User:Daniel Mietchen/Slides/Business models
In principle, a wiki-based publishing and repository platform is compatible with all traditional forms of Open Access publishing business models (and technically, though not in spirit, also with reader-pays models), as reviewed here and here and here and also in the SOAP study (their data is CC0). As with most things OA, the major question in terms of business models is also whether the goal of Open Access should be achieved by way of the Green or Gold road, and thus rests on the definition of re-using content. The wiki model works best with maximal reusability, which requires a Gold approach. In addition to these generally available options, the wiki model allows for a number of additional - or more refined - business models, including the following:
- (Comprehensive) Wikis make it relatively easy to identify gaps in current knowledge, so research funders (both public and private) could be willing to pay for such a service.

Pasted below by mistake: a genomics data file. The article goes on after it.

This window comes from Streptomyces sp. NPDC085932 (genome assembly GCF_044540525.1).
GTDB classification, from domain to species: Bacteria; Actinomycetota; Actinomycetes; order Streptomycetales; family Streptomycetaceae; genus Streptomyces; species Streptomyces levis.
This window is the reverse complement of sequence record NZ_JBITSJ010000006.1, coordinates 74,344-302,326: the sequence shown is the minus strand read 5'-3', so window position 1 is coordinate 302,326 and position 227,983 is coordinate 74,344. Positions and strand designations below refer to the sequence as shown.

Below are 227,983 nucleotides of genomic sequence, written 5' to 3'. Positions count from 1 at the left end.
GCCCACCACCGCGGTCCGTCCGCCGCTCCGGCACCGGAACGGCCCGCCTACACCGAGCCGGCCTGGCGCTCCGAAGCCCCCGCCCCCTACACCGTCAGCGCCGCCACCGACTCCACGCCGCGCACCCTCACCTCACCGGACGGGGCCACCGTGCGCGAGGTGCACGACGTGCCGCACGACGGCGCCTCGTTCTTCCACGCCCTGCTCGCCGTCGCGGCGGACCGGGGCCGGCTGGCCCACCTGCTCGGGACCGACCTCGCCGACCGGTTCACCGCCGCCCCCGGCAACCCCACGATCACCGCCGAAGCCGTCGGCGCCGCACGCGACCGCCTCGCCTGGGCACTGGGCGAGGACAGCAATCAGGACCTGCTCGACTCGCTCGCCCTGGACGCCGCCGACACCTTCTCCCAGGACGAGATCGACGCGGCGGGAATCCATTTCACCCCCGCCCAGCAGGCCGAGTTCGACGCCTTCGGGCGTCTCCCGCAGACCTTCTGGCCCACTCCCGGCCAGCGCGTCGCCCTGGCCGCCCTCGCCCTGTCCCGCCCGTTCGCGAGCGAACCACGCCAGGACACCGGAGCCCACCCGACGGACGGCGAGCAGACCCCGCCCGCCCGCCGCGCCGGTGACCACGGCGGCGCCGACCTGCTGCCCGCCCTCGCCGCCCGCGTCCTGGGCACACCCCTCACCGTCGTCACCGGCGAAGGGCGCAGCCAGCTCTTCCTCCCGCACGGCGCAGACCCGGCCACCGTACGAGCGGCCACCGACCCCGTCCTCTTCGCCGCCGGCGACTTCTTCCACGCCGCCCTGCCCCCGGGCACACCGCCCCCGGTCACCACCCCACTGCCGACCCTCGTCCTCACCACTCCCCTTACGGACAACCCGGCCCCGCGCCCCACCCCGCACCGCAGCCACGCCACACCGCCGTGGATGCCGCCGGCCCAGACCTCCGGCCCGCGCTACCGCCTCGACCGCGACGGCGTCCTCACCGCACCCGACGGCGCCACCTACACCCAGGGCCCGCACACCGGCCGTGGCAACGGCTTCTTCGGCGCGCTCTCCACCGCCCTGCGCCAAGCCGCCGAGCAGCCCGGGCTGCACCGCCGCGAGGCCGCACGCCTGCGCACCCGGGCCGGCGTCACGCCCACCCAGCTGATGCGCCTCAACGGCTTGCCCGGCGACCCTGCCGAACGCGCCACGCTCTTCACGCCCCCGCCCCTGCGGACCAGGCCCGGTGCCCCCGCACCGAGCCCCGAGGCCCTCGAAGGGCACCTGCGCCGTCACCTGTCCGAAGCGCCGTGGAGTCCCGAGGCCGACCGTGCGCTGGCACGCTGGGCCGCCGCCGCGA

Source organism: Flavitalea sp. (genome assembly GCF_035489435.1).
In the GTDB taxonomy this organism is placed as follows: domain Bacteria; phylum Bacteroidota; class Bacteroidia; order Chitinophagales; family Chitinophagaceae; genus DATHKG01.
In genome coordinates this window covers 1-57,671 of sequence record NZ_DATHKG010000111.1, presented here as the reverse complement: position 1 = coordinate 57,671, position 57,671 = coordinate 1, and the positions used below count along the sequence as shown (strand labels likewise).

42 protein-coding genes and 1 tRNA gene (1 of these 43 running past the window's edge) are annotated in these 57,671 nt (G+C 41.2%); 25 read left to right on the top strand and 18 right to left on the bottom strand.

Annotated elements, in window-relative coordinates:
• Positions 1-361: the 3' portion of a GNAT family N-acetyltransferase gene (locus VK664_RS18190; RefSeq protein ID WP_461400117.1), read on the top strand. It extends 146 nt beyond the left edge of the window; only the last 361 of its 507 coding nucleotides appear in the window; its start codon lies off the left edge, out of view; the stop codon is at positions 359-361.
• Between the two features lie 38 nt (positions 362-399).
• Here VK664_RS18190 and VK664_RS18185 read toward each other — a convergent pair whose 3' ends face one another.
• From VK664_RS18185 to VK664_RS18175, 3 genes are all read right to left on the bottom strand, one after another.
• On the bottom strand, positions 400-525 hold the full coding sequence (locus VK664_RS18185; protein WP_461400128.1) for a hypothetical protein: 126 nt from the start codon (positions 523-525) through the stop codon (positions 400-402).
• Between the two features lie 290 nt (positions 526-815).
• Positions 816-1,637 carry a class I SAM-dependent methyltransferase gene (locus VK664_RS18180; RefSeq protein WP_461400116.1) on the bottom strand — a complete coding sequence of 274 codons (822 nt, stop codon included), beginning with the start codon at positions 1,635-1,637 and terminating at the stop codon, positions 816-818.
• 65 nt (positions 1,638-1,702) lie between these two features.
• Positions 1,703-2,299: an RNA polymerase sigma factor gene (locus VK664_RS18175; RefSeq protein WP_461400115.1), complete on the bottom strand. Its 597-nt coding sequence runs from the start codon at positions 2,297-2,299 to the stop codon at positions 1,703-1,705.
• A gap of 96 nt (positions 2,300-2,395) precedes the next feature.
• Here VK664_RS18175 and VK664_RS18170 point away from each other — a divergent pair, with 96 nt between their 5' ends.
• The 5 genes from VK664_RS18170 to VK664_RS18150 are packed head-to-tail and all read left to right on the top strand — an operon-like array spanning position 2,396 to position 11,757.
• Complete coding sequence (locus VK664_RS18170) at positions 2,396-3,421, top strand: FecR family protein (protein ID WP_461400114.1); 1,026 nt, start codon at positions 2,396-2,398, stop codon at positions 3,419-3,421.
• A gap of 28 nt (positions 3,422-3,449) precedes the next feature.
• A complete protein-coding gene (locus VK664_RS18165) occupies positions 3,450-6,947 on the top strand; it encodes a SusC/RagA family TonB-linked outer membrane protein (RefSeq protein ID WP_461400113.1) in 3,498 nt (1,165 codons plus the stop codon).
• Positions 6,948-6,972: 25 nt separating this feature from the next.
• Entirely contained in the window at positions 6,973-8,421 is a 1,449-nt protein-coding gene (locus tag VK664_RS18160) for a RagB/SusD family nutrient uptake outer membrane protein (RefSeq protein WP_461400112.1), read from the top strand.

- The fine-grained representation of knowledge in a wiki structure can be coupled with advertisement (and feeds) in an equally fine-grained manner. Providing such fine-grained advertising services (primarily for jobs and events, but possibly also for research-related products) could be another source of revenue, and one whose niche is not yet all too crowded, although Google's keyword-based approach comes close, as well as some tagging services.
- Finally, since the online interactions of researchers tend to centre around data types, any integration with systems to acquire, process, visualize, store, semantify, share, retrieve and reuse data of a given kind (along with their metadata) will likely help creating a useful platform, so that user-targeted services stand a chance to become economically viable in time.
All of the models listed so far can of course be mixed to different degrees, even allowing for some cross-financing, thus providing for a lot of flexibility.